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To Dye Or Not To Dye?

To Dye Or Not To Dye?


 grey1-august-2016-webKate McLelland

It’s a dilemma faced by most people of ‘a certain age’: let your hair go grey, or reach for the dye bottle?

Why we go grey

Our natural hair colour comes from a pigment known as melanin, produced by the hair follicles. As we age the follicles produce less melanin and this means our hair effectively loses its colour. The average person will spot their first grey hair in their 30s and most people will have noticeable grey strands by their 40s. By the age of fifty, fifty per cent of people will have gone grey.

The thickness of hair also alters as you age because the size of your hair follicles shrinks, producing smaller hairs. In the same way the oil glands in the human scalp shrink with age, resulting in brittleness and dryness.

Grey is the new black

If you are female, you may feel under greater pressure to keep up a youthful appearance. While women are often described as being ‘brave’ for going grey, men of the same age are given the flattering label of ‘silver fox’. But this situation may be about to change, as hip, young fashion icons such as Rihanna and Zayn Malik are now sporting faux grey styles as part of a growing fashion trend.

Why more of us are refusing to dye

It’s ironic that as young celebrities and their fans adopt grey hair as a fashion statement, an increasing number of older people are choosing not to use hair colourants. While there is no single cause for this trend, there are several reasons why the number of cheerleaders for being ‘grey and proud’ may be on the rise.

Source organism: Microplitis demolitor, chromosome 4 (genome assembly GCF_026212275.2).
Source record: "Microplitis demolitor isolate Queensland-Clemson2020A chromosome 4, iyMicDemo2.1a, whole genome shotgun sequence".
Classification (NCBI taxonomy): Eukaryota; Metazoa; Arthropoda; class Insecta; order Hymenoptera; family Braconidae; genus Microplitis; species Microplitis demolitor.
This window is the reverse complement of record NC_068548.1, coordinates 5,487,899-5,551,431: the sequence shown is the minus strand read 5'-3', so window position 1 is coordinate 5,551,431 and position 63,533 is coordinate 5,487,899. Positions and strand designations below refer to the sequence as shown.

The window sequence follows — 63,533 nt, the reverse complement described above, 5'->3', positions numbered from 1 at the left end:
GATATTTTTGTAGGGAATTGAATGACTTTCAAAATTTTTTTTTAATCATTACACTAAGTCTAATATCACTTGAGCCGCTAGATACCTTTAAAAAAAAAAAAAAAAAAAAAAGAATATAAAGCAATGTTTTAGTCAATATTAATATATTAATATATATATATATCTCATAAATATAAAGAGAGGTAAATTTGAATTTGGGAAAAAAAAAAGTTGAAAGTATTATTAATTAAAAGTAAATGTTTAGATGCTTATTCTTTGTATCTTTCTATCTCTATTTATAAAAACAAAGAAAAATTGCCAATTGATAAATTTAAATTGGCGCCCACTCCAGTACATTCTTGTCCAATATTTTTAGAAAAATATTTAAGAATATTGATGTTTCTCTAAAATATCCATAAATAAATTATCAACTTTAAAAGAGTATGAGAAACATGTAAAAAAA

Is hair dye harmful?

Scare stories about the dangers posed by certain chemicals have continued to surface, despite a major re-think by manufacturers in the 1980s, when research revealed that substances used in hair dye at that time caused cancer in mice. Although no concrete evidence has yet been found to suggest that hair dyes are unsafe for regular personal use, the jury is still out on the risks faced by today’s consumers. Even that tiny seed of doubt may be enough to persuade some people to stop using colourants.

We can’t turn back the clock

As we age, our skin colour alters, picking up more yellow tones. This means that the hair shade we had in our younger days may not blend with our current skin tone. Combine this with the effects of chemical overload on aging hair and it’s no wonder that many of us decide it’s better to let nature take its course.

Role models lead the way

These days we’re surrounded by high profile figures sporting grey hairstyles – think of male celebritiess such as Gary Lineker, José Mourinho and George Clooney and female high rollers like Anna Wintour, Meryl Streep and Christine Lagarde.

Nowadays we are all living longer, in better health, and it may simply be that the trend towards accepting grey hair shows we are more relaxed about the aging process, living life to the full instead of hiding away. To quote celebrity hairstylist and founder of Twitter’s @thegreyglammovement, Cynthia Alvarez: “Grey is the new black. The colour has taken on an entirely new life and meaning – today grey is beautiful, sexy, chic, fabulous!”





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